1. She taught me how to embroider.  I suck at it, but she showed me not to be afraid of a needle and thread.  Today I can sew just about anything.
  2. I’ll never again eat an over salted piece of burned meat and have to smile and say it’s good while ignoring the New Year’s hangover.
  3. When her husband died and she set up house at the back of our property, she became my chauffer.  There are countless things I would never have been able to do if she hadn’t been able to take me.
  4. Of my family members she was the one who understood why I wanted to go to Bible College.
  5. She always had faith in me.
  6. Some days my Mamaw really surprised me, like the day she flipped off a guy cutting her off and told him to shove it.  I snorted laughing so hard.
  7. My Christmas presents will be a lot more straightforward.  I won’t be getting recycled items from her closet any more.
  8. Mamaw was never too busy to take a moment and include me.
  9. Pecan bars.  She made them every Thanksgiving.  We’ll never have them again.  It was the one thing she made that she never burned and always tasted fantastic.
  10. I’ve been a kid with two grandmothers for most of my life.  Now I only have one.
  11. She alwasy gave my dad something to worry about or annoy him with something.
  12. There isn’t anyone else in my family to ask me hard, religious and spiritual questions.
  13. She gave me my daddy.

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Thursday Thirteen: Make Me A Girl

Growing up, I wasn’t the girly girl. I liked being a girl, because in the crowd of boys at the rodeo it made me different and they treated me special. Even cowboys as kids are a special breed. I didn’t get my Bachelorette of Style until I met a very fabulous man who taught me a lot about being female. There’s something funny about a man teaching a woman about being feminine. So today’s post is thirteen things is a tribute to him because I want to share thirteen beauty product, tips and tricks that I use – daily.

  1. Don’t be shy about waxing, plucking or shaving it. If whatever your ‘it’ is has too much forestation, do something about it. You’ll feel better neatly groomed than if you try to hide or minimize your ‘it’. My it? My upper lip. I tip my waxing tech well.
  2. Eyebrows make a statement. Hopefully yours says something positive. Some women are born with amazing eyebrows that need little to no grooming. I am not one of those people. I plucked for years and years, and finally got waxed and it’s one of two fashion up keeping costs I won’t give up.
  3. Your skin is everywhere. Literally. Pick up after yourself. We’ve all had dandruff, or dry, flaky skin. I keep a roller on my desk at work for days like this.
  4. Skin care. Following the above idea, taking care of my skin was something I didn’t do until I was in my 20’s. I didn’t know I should exfoliate or moisturize. Now it’s one of my routines. I exfoliate with an organics face scrub and I use day and night moisturizers and eye cream.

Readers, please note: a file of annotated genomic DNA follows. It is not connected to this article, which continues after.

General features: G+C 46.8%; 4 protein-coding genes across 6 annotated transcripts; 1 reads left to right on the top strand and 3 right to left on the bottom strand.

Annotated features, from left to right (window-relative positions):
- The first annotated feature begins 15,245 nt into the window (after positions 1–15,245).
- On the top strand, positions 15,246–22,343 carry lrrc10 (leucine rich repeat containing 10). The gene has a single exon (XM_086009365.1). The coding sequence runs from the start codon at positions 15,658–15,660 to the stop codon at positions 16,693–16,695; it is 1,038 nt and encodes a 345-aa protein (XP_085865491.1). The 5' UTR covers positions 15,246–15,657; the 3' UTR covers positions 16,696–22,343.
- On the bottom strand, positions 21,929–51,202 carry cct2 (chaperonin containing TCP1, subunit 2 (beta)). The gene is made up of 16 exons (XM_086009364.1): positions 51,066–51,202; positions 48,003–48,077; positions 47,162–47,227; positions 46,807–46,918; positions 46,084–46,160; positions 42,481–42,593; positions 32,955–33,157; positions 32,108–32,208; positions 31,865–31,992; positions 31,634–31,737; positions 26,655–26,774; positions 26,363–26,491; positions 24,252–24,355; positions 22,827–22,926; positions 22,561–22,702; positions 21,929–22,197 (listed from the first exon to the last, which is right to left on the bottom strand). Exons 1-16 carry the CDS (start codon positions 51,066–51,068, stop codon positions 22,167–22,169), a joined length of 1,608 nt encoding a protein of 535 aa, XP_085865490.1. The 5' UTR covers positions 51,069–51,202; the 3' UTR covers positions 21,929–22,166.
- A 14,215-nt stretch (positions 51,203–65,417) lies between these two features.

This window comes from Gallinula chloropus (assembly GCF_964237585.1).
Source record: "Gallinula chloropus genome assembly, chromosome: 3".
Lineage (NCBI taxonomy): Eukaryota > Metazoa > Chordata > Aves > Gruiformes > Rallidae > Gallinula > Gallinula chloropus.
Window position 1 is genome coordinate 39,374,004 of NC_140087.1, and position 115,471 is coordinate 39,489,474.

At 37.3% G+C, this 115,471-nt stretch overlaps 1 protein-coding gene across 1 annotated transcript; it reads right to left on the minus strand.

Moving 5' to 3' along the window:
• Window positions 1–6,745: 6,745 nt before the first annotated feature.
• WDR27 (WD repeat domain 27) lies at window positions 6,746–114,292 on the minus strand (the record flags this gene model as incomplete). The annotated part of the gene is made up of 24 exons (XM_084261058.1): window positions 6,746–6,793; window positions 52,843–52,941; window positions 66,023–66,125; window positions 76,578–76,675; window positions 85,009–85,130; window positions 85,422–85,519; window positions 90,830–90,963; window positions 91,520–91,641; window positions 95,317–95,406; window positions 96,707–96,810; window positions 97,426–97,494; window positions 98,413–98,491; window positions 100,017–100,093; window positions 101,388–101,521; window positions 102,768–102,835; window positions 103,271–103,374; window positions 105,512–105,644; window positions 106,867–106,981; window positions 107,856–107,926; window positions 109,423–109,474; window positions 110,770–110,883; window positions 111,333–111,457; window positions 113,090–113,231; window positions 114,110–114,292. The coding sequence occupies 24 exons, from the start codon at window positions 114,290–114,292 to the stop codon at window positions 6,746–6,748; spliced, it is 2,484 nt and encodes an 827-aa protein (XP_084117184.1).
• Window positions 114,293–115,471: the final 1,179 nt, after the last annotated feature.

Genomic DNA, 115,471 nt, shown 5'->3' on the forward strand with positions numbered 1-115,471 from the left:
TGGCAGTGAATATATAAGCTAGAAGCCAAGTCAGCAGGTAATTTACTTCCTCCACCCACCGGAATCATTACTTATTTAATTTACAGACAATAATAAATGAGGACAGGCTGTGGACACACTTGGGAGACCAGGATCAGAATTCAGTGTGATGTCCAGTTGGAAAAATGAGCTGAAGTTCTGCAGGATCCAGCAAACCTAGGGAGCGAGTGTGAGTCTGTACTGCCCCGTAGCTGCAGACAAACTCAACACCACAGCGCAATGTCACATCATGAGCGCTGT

5. Something luxurious is a necessary. Some people love pedicures or manicures, maybe a massage. The salon I go to for my hair has a fantastic facial package. My face has never felt smoother, nor have I ever been so relaxed as when I splurged for what I thought would be a one-time facial.
  6. Don’t limit your style. Everyone has a style, even if it’s only jeans and a t-shirt, you have a personal style.  But don’t stick to that. Just because you’re wearing a name tag that says My Name is Sidney doesn’t mean you’re limited to those letters. Pick something in a daring shade, a cut you aren’t 100% confident about or something that is or isn’t trendy. You’ll feel that special something else when you wear it.
  7. Footwear shouldn’t be forced. Comfort is a big deal for me. If something isn’t comfortable for me I’m not going to wear it. I don’t care how fantastic the heel is or how wow the print, I won’t wear it. I love heels, they do wonderful things for my calves, but I won’t bleed to wear a heel.
  8. Sometimes His really is better than Hers. I use men’s razors. I know that women’s razors are supposed to be specifically made for us, with a close shave – but the best shave I’ve ever had was from a men’s cheapie disposable razor.
  9. Find your POP. Everyone’s style has a pop element. Be it blingy jewelry, a flower or jeweled head piece, or a body bag sized purse – there’s some funky twist that we all love. And it’s usually ‘you’ specific. For me, I like a lot of pop. My challenge is selecting the pop items.
  10. Edit yourself. Hard on the heels of the ‘pop’, know when you have too much. We’ve all seen the teenager with a hundred bazillion necklaces, tons of belts, chunky shoes and clothes that scream at us. It’s too much of too many statements. Know what you want to say about yourself, and underline that with your clothes. Don’t scream it.
  11. Artistry is subjective. I encourage everyone to go get their make-up done professionally once or twice. The first time you’re going to be so wide eyed and amazed at all the different products and all the stuff that will be put on your face. A second time you’ll be able to understand what’s going on. Another reason I suggest going more than once, you might not like the results the first time. Different people style different ways and playing with colors and combinations is allowed. Make-up is an art.
  12. Take the whole picture into consideration. Have a good, full length mirror. You are your own worst critic, and being able to
    evaluate how you look, see how fantastic you are, that’s pretty important. I fail on this one. I really need a new mirror because mine is rather pitiful.
  13.  Somedays, you need to let yourself go. This is a hard one for me to do. Make-up was my shield, it was a mask that made me feel
    able to handle being around people and feel confident. Don’t just let yourself be all natural on a day you’re at home, go out al natural sometimes, because you’re fabulous if you’re made up, and when you’re not.